BOLD class learns ABCs of bond issuesAndrea Hartzell
By Scott Rothschild, firstname.lastname@example.org
Bringing a school bond issue to a successful public vote and then carrying through with the construction projects requires years of planning and expert assistance.
That was the message from education, financial, architecture and construction leaders to KASB’s BOLD class of school leaders recently.
“There is a lot of time and energy that goes into a bond issue,” said Basehor-Linwood USD 458 Superintendent David Howard, whose rapidly growing district has had two approved bond issues since 2015.
Howard said to win voter approval, school districts must enlist the help of community leaders to explain the needs of the district and how the bond issue will address those needs. District leaders must be as transparent and forthright with voters as possible, provide information at every opportunity and realize that some voters will always be opposed. And, Howard joked, it doesn’t hurt to have a winning high school football team.
Howard said school boards should make the investment to hire a firm, such as Patron Insight, to conduct a pre-election survey to gauge how stakeholders feel about the district and what it would take to form a successful bond issue. Knowing the mood of voters is critical because a defeat at the ballot box adds to the expense of the next bond issue effort since construction costs increase three percent to four percent per year.
In addition to identifying projects, the bond process includes assembling a project team, which includes an architect, financial planners and builders.
Dustin Avey and Clayton Kelley, of PiperJaffray, said financial planners help districts provide a mill levy and taxpayers cost analysis, structure the bond issue and conduct the bond sale.
Avey, managing director of PiperJaffray, explained how financial planners can help districts invest bond proceeds which can help districts accomplish even more with the bond issue.
Mark Franzen and Elizabeth Johnson, of HTK Architects, explained how the architect will work with the district through the planning, construction and life of the project.
“These buildings are like kids to us,” Franzen said.
Darin Headrick, of McCownGordon Construction, said hiring a construction firm is unlike buying a car or pencils.
“You should hire who you feel the most comfortable with, who you trust the most and who you want to deal with on a daily basis for several years,” Headrick said.
Headrick explained the three major construction delivery methods — design, bid and build; construction management agency and construction management at risk. He recommended construction management at risk because the construction manager assumes all the risk for construction performance.
The professionals urged BOLD participants to research and do their due diligence before selecting financial planners, architects and construction companies because school officials must focus on educating children and not have to spend an inordinate amount of time overseeing the bond projects.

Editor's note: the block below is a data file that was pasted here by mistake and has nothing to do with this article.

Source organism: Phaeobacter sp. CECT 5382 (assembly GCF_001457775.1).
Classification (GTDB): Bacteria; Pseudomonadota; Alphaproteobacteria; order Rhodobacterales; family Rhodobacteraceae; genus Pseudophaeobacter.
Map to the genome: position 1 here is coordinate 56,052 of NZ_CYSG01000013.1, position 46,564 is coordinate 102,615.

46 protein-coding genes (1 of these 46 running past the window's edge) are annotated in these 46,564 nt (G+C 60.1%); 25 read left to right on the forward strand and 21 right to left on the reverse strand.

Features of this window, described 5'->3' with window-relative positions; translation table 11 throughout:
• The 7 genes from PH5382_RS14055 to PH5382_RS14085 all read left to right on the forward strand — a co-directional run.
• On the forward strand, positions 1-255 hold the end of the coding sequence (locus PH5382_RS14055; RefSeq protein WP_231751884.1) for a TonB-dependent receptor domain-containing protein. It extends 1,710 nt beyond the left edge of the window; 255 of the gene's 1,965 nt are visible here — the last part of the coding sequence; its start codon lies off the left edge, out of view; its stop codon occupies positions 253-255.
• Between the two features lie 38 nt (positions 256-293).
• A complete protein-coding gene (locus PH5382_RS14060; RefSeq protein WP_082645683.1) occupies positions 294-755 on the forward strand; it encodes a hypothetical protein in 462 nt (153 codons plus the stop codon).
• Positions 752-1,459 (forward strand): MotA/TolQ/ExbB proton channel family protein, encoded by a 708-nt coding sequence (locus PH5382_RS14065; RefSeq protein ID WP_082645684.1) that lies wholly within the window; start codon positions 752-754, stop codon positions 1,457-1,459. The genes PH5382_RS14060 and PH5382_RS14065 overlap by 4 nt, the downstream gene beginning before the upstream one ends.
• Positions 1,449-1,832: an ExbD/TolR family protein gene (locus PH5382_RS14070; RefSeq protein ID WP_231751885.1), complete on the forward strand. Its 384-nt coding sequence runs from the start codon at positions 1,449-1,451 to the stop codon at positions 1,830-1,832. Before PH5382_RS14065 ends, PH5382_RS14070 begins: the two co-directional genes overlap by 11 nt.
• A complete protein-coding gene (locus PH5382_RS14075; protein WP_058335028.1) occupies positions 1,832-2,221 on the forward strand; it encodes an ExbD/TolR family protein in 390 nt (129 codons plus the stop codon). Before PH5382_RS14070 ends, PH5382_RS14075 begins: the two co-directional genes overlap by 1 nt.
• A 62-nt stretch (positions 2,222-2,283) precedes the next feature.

KASB’s BOLD program stands for the Business Operations Leadership Development program, which focuses on developing knowledge on building and facilities master planning, technology planning, finance strategies, procurement processes, school security, risk management and human resources. BOLD includes six training sessions that were developed by KASB leadership staff, KASB partners and experts from across the state.
Donna Zerr, principal of Augusta High School, and a member of the BOLD class, said the BOLD sessions have been excellent.
“We have learned material that you would not learn in college classes or from a webinar, etc. It is information that is pertinent to our current positions and also if we seek other district-level jobs, the sessions are so relevant then as well,” Zerr said.
She added, “This last session was thorough and complete including hiring an architect, knowing the financial specifics, and obtaining a construction management company for a school bond issue. It was so beneficial to hear from the actual businesses who are in the middle of current school bond issues across our state.
“The best aspect of BOLD is people from large districts to small districts are represented so all perspectives are shared. It’s the greatest professional development I’ve ever had.”
Kellen Adams, assistant superintendent for business and operations for El Dorado USD 490, said the BOLD sessions have been helpful.
“First is the networking and relationships – not just of my peers in other districts, but also of those working for KASB as well as others that we have met throughout the various presentations. Further, there has been a good amount of affirmation as it relates to my current position about the processes and procedures that we are currently putting into practice.
He appreciated the emphasis on learning about bond projects. “While I have now been through a $36 million project from the sale of bonds through the punch-list, I have never been through anything related to the vast amount of work prior to the vote. Learning from the past experiences of others who have been through the process from conception to a `YES’ vote was extremely beneficial.”